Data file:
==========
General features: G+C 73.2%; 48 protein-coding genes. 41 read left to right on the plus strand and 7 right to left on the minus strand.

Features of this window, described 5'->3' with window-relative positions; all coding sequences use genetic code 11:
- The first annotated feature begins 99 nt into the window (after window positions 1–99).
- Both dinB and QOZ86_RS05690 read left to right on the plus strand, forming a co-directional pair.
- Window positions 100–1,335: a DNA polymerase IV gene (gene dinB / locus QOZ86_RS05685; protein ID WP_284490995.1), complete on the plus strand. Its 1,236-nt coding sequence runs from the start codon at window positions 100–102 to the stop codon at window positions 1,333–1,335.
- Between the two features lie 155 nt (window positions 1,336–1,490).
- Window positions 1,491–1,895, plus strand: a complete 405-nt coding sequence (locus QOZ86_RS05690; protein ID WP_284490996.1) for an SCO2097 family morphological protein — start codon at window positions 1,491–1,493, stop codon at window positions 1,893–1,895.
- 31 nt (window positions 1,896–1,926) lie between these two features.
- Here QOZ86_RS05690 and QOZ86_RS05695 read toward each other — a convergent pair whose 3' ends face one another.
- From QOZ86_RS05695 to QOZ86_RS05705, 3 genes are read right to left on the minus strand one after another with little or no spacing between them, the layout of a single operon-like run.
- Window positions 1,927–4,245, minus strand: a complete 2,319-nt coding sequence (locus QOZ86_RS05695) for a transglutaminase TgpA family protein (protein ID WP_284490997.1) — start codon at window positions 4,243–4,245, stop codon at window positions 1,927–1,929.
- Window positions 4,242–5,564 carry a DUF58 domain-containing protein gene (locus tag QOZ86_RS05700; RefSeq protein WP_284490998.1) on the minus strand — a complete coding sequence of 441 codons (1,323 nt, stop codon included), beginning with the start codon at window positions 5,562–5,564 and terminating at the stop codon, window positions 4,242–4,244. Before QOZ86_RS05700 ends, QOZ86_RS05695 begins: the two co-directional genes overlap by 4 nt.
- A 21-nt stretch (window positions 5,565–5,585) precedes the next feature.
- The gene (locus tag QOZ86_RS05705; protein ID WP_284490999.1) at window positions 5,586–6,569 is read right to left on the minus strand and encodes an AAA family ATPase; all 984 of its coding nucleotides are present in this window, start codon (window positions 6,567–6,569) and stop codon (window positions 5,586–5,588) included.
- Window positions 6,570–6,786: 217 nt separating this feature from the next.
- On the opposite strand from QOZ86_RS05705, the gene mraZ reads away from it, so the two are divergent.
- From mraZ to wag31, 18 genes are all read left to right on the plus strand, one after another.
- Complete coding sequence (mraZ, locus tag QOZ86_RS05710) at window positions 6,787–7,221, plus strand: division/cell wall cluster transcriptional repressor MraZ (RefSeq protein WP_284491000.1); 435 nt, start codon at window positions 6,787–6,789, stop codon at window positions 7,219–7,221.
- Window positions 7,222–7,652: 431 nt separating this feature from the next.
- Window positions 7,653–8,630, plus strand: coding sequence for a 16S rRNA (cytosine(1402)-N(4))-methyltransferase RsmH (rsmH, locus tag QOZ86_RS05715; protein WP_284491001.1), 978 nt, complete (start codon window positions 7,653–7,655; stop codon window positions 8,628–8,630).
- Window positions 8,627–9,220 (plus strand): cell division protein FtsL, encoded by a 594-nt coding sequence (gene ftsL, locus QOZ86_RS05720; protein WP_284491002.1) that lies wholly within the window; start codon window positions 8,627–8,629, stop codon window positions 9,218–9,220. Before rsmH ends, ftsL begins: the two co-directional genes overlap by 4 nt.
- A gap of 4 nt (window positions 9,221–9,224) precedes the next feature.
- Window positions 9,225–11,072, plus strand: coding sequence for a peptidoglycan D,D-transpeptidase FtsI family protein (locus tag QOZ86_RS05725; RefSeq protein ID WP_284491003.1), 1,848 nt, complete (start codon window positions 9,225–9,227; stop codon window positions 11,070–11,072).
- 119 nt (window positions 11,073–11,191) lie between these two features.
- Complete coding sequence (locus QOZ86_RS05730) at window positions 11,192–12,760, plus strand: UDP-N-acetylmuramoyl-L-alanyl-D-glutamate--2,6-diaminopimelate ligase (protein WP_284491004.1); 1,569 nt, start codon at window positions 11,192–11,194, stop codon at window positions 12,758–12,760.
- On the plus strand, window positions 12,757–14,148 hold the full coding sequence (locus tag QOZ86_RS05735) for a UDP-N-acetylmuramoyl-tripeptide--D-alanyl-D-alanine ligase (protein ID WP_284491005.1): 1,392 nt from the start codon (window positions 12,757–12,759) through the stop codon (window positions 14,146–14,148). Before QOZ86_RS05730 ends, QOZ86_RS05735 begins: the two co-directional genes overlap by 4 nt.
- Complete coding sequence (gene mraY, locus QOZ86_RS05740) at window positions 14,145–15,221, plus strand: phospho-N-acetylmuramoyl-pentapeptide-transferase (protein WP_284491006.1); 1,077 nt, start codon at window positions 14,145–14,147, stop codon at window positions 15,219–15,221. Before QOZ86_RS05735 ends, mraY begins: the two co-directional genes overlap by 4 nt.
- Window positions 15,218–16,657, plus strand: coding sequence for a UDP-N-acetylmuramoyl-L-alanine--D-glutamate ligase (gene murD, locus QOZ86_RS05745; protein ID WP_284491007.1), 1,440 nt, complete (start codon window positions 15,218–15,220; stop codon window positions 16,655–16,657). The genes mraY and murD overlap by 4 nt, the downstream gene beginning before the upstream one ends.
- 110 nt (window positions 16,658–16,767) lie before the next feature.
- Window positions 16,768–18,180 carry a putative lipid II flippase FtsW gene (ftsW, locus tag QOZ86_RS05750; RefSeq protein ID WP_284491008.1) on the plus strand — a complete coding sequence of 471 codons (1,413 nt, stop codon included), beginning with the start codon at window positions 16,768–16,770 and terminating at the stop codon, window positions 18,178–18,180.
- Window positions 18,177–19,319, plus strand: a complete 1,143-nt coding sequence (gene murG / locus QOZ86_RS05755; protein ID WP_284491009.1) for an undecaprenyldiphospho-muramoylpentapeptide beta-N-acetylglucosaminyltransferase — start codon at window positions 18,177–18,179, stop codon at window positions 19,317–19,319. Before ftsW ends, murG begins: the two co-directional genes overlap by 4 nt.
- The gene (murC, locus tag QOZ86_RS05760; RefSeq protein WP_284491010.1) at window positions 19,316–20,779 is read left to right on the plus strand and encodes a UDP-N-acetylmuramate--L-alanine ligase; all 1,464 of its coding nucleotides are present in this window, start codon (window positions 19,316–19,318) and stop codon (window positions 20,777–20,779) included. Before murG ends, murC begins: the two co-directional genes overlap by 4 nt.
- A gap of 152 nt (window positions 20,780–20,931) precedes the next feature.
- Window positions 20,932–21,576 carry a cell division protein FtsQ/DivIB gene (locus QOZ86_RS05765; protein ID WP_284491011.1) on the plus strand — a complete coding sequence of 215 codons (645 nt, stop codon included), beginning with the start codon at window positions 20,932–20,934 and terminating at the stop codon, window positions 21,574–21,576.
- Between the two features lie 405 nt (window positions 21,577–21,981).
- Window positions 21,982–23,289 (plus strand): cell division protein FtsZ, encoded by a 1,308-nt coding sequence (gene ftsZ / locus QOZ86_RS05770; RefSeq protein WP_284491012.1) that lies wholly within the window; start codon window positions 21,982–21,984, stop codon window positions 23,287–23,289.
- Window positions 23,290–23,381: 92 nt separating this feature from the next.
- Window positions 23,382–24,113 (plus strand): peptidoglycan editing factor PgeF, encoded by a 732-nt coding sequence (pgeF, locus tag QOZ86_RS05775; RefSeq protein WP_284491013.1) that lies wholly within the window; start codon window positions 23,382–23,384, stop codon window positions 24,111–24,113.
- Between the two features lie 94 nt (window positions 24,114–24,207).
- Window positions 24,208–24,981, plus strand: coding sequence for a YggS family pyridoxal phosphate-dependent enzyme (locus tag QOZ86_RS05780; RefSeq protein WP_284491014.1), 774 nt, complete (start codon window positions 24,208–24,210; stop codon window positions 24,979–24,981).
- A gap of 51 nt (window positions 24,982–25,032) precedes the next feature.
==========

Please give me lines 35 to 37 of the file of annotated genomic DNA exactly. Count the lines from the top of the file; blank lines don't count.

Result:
- Between the two features lie 405 nt (window positions 21,577–21,981).
- Window positions 21,982–23,289 (plus strand): cell division protein FtsZ, encoded by a 1,308-nt coding sequence (gene ftsZ / locus QOZ86_RS05770; RefSeq protein WP_284491012.1) that lies wholly within the window; start codon window positions 21,982–21,984, stop codon window positions 23,287–23,289.
- Window positions 23,290–23,381: 92 nt separating this feature from the next.